I’m now open about my experiences and condition; every one of my friends, and the majority of people in my life, know I have fought a pretty epic battle with OCD. I don’t greet new people with the knowledge of my condition like some sort of initiation ceremony to see if they pass the test, but it’s been such a fundamental part of me and my past that I don’t want to have to hide it, or be surrounded by people who can’t cope with that knowledge. I’m proud of who I am and what I’ve survived and I want the world I create around me and my family to reflect that.
Where I was once a painfully shy person, believing no one wanted to hear what I had to say, I am now someone who isn’t ashamed to share their views and speak for others who have yet to find their voice. I have been able to concentrate on building my self-esteem and harnessing my creative spirit.
Despite all these wonderful changes, it’s important for me to recognize the condition can still bother me. I need to make sure I keep up with my CBT “homework” and exposures, and I sometimes get relapses almost as intense as the very worse from my past. The difference now is that I know they will pass — they don’t last as long nor do they provoke the same level of fear they once did.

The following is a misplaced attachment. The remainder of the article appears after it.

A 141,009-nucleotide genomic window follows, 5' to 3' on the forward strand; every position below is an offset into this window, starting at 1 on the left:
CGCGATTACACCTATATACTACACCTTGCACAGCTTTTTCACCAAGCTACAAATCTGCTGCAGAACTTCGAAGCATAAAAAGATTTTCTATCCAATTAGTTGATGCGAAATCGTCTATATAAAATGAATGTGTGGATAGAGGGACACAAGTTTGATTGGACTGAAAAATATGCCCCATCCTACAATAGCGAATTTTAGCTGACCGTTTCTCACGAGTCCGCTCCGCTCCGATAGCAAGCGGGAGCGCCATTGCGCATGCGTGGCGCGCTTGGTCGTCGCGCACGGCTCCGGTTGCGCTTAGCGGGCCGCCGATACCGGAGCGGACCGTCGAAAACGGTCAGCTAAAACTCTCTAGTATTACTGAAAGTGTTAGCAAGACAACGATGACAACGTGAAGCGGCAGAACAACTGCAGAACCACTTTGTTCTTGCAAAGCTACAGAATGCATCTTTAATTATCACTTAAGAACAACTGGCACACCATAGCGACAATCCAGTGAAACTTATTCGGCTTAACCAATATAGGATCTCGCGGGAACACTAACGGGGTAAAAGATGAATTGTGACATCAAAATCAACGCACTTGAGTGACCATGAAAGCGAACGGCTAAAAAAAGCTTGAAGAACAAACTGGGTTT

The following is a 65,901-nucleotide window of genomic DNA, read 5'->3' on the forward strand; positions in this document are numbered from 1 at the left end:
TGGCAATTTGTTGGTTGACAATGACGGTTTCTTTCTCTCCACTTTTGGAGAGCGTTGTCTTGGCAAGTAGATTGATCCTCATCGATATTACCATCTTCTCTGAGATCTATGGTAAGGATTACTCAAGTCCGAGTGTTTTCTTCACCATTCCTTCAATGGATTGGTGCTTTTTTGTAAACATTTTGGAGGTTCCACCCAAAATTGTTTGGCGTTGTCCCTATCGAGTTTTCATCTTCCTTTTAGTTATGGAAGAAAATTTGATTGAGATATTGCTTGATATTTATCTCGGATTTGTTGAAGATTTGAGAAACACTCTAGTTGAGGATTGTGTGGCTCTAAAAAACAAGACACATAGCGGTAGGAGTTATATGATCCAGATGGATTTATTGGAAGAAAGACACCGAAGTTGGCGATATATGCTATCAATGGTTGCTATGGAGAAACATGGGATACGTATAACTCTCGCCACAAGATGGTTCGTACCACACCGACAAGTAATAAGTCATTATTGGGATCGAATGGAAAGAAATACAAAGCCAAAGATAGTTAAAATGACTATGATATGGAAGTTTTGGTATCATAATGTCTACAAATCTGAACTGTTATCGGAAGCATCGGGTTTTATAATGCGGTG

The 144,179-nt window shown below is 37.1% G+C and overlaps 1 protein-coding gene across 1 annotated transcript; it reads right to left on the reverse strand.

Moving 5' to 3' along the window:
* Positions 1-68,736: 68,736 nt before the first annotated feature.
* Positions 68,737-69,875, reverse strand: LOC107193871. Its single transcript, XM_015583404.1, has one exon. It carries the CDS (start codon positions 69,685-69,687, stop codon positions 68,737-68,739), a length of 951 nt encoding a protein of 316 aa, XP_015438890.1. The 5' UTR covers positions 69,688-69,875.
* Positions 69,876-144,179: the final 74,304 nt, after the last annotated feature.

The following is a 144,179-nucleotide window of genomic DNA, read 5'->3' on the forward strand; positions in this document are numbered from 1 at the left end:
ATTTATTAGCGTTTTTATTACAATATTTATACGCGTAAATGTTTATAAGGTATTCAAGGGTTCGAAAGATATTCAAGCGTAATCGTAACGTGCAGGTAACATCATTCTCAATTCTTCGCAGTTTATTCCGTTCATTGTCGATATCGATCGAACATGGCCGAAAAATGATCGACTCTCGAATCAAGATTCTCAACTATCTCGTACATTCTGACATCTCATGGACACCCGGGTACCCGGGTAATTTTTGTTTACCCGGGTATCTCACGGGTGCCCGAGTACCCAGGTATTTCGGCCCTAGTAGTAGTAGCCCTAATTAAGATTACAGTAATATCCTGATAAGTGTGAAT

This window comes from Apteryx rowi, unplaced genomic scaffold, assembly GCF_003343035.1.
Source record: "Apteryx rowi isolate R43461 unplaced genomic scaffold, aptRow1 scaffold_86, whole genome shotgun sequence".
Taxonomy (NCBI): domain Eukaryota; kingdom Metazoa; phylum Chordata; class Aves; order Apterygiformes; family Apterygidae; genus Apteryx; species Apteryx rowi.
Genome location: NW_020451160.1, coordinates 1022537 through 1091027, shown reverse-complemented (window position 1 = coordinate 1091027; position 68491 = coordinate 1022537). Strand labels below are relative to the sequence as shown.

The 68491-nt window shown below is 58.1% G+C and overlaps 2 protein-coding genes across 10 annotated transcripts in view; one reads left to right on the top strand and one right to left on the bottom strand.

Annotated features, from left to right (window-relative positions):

Three years ago, I had completely lost touch with who I was. Learning to manage my OCD symptoms has given me the time to get to know myself again. It didn’t happen over night, but as soon as I started having the time to learn about myself, it gave me an incentive to keep going with the exposure work, which in turn gave me even more time to follow my interests. It became a hugely positive cycle.
So, how do you begin to rediscover yourself as you start to feel better? The same way you do in every other part of recovery, day-by-day, one step at a time. Please never give up hope…
I have absolutely no doubt that some of the worlds greatest creatives, advocates and warriors are currently in the early stages of recovery, or are only just learning how to manage their conditions, and when they achieve that, the world won’t know what’s hit it — and that’s a great thing.
How does that quote go? “Hardships often prepare ordinary people for an extraordinary destiny.” — C. S. Lewis
Keep fighting the good fight.